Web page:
2. Involve the team and personalize tasks. In addition to explaining the why, you can set your team up for success by ensuring you assign tasks based on their individual strengths. Explain how each person's role is vital to the outcome. If possible, allow your employees to take part in the goal setting.
  3. Stay connected, and schedule follow-up. When you're working towards a goal, stay connected with your team, and ensure everyone is on the same page. Encourage employees to update you when challenges arise so you can help problem-solve.
  4. Address resistance. Some employees will lack the desired buy-in. As a leader, it's important to address resistance head-on. If an employee is resistant, schedule a 1-on-1 to learn more and realign on your vision.
  5. Be prepared to pivot. Sometimes things don't go as planned. Sometimes that means mid-course corrections. Other times, it means scrapping the plan and starting from scratch. Assuming you have the right team in place, ask for feedback, and adjust the game plan.

The more buy-in you get from more of your employees, the more productive they will be in executing your shared goals and initiatives throughout the year. But getting the buy-in of your employees is only as good as the execution. To ensure projects are completed, you need to hold tension to those goals.

 

Step 3: Tension and Accountability

Buy-in ensures your team members are aligned, focused, and clear on their contribution to an overall vision. But buy-in alone won't ensure tasks are completed —the success of your employees and your team hinges upon accountability. As a leader, it is important that you not only hold yourself accountable for hitting your monthly and quarterly goals but that you hold tension to goals set, and you create a culture of accountability on your team.

One way to keep your team accountable is to hold consistent recurring meetings.

Recurring meetings with your team allows you to identify challenges before they can set you back on your goals. It’s through these meetings that you can identify trends and course-correct along the way.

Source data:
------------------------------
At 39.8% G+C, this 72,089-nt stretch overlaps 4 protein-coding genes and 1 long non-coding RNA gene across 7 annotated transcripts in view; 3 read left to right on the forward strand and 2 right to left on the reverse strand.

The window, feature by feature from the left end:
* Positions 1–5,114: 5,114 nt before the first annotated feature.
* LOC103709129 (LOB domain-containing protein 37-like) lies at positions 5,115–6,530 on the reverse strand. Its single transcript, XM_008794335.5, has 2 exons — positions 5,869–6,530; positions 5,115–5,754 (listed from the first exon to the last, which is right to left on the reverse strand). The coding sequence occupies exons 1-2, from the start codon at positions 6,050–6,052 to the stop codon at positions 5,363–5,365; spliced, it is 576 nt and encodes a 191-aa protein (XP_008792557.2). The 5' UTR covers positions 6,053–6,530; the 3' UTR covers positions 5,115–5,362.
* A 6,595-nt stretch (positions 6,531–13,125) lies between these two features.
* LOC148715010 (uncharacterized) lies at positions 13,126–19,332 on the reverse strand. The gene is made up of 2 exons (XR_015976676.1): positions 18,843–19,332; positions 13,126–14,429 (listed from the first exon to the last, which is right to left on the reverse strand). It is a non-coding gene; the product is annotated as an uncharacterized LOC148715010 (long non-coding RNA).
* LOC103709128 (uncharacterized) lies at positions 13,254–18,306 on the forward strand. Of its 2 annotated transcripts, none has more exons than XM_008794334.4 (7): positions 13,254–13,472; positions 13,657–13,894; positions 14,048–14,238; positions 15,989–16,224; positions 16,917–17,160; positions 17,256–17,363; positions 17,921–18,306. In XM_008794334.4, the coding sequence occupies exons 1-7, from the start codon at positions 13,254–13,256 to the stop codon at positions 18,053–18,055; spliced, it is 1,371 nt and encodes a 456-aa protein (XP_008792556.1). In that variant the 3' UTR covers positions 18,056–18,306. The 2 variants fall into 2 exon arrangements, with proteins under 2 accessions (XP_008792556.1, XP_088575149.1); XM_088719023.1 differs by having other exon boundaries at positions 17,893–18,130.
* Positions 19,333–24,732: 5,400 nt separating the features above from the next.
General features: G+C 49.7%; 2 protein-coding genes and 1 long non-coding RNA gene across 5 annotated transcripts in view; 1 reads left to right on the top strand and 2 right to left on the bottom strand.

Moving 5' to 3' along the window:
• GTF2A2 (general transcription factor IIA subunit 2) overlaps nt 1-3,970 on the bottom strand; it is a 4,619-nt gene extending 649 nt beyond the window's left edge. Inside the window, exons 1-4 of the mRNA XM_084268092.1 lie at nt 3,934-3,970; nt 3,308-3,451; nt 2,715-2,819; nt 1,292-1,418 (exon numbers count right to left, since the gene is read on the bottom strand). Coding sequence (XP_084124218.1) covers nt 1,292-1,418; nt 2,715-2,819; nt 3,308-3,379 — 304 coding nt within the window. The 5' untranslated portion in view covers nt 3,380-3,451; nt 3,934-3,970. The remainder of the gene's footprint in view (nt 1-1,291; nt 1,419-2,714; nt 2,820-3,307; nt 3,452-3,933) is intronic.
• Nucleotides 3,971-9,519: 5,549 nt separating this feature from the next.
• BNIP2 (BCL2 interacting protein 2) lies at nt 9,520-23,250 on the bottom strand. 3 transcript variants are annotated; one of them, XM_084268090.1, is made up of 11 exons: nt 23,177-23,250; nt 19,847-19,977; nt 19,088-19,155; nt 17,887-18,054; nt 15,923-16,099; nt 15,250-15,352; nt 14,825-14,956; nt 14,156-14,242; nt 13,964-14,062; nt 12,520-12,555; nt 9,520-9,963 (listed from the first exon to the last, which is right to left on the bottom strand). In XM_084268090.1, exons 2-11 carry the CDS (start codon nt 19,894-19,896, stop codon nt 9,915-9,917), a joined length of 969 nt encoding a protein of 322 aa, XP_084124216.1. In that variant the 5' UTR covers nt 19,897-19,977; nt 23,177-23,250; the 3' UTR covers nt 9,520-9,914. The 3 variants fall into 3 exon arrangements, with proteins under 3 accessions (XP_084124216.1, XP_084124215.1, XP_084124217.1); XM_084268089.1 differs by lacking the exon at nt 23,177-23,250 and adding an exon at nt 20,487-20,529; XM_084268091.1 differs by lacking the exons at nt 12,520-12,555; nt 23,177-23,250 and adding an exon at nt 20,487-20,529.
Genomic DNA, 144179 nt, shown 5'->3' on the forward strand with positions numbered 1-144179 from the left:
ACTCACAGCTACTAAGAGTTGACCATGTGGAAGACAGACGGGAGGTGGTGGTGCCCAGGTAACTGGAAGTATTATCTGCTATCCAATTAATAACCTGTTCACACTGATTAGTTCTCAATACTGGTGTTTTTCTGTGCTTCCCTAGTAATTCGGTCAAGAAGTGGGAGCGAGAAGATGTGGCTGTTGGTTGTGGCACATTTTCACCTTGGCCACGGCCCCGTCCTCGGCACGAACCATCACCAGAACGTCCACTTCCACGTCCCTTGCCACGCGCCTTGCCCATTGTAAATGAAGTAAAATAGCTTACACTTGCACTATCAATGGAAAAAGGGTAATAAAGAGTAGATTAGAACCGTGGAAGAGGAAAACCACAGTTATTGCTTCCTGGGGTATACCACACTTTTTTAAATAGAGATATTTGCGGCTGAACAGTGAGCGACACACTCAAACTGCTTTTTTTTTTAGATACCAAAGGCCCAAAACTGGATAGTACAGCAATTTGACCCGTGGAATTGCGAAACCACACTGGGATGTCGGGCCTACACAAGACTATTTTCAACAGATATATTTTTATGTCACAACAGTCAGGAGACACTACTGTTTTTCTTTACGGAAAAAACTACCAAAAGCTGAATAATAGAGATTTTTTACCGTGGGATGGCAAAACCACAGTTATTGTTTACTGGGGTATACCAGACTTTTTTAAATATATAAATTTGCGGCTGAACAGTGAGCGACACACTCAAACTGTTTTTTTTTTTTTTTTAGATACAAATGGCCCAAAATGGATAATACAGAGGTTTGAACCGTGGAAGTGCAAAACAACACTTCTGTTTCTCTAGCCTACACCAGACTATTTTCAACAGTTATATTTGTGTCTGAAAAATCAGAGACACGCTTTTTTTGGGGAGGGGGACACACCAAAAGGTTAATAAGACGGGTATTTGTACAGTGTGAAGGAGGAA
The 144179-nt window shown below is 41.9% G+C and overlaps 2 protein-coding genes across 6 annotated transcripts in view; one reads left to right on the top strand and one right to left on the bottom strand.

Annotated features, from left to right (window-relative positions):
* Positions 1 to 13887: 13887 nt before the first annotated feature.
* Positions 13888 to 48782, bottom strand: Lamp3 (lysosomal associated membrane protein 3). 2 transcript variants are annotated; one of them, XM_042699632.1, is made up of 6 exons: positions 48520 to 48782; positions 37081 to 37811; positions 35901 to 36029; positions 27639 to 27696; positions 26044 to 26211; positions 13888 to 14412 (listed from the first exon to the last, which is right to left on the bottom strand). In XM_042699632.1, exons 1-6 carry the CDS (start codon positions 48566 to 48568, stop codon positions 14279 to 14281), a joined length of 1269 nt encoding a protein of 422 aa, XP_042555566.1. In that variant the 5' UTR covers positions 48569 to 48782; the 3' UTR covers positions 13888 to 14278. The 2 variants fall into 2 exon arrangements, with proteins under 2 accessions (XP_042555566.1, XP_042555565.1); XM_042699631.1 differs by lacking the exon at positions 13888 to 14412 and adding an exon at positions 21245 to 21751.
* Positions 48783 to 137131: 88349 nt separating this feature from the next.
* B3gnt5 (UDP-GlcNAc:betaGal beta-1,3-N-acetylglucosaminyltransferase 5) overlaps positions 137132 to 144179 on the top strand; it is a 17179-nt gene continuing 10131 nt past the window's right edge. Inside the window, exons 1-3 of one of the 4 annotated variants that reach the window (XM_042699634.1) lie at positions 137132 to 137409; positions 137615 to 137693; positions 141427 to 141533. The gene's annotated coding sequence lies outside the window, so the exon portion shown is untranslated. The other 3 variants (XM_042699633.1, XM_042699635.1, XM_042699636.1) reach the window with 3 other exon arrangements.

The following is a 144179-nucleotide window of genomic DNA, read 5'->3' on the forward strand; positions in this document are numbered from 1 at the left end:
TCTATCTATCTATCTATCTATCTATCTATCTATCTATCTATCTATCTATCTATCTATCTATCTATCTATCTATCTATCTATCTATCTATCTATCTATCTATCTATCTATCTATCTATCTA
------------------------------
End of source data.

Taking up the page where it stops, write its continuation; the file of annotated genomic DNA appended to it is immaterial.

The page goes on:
Contrary to popular belief, accountability meetings are not meant to micromanage employees. Done correctly, they're a tool to create an environment where employees feel supported.

To set up recurring meetings with your employees, determine how often you should meet and stick to it. Consider how best to structure the meeting to achieve the goals you've set for it. Participants should prepare ahead of time, come to the meeting ready to check in on the goals, and review progress. These meetings are about open, proactive communication. They're a time to re-assess and set new goals for the next meeting, walking through the steps to reach each new goal established. 

Providing a safe space for your team members to bring topics and get the support they need will help the overall team succeed in their goals. Developing a plan for your quarter and applying this framework is an effective way to keep your business on track all year.

If you're not sure where to start, you don't have to go at it alone. Schedule a free two-hour session to dig into your business to uncover bottlenecks and develop a roadmap based on where you are in your business and where you would like to be. With this roadmap, you'll have a tangible plan you can implement to reach your long-term goals.